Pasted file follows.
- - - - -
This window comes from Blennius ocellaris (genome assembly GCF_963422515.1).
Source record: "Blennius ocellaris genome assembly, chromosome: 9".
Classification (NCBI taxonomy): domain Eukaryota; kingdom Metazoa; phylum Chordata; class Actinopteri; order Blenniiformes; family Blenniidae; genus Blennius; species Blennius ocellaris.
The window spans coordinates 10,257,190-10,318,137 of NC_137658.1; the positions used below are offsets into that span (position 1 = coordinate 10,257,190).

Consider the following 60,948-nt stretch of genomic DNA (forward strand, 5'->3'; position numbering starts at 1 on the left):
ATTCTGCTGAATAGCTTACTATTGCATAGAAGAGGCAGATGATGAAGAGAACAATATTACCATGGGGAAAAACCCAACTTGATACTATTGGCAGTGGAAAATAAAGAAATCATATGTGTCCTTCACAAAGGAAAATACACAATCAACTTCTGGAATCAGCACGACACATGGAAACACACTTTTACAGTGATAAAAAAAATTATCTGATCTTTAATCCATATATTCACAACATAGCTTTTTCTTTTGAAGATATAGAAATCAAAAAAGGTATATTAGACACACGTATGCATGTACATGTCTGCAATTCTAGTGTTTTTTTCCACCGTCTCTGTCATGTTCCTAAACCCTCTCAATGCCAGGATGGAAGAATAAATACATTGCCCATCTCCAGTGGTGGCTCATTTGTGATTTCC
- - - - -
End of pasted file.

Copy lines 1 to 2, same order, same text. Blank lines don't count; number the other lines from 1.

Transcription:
This window comes from Blennius ocellaris (genome assembly GCF_963422515.1).
Source record: "Blennius ocellaris genome assembly, chromosome: 9".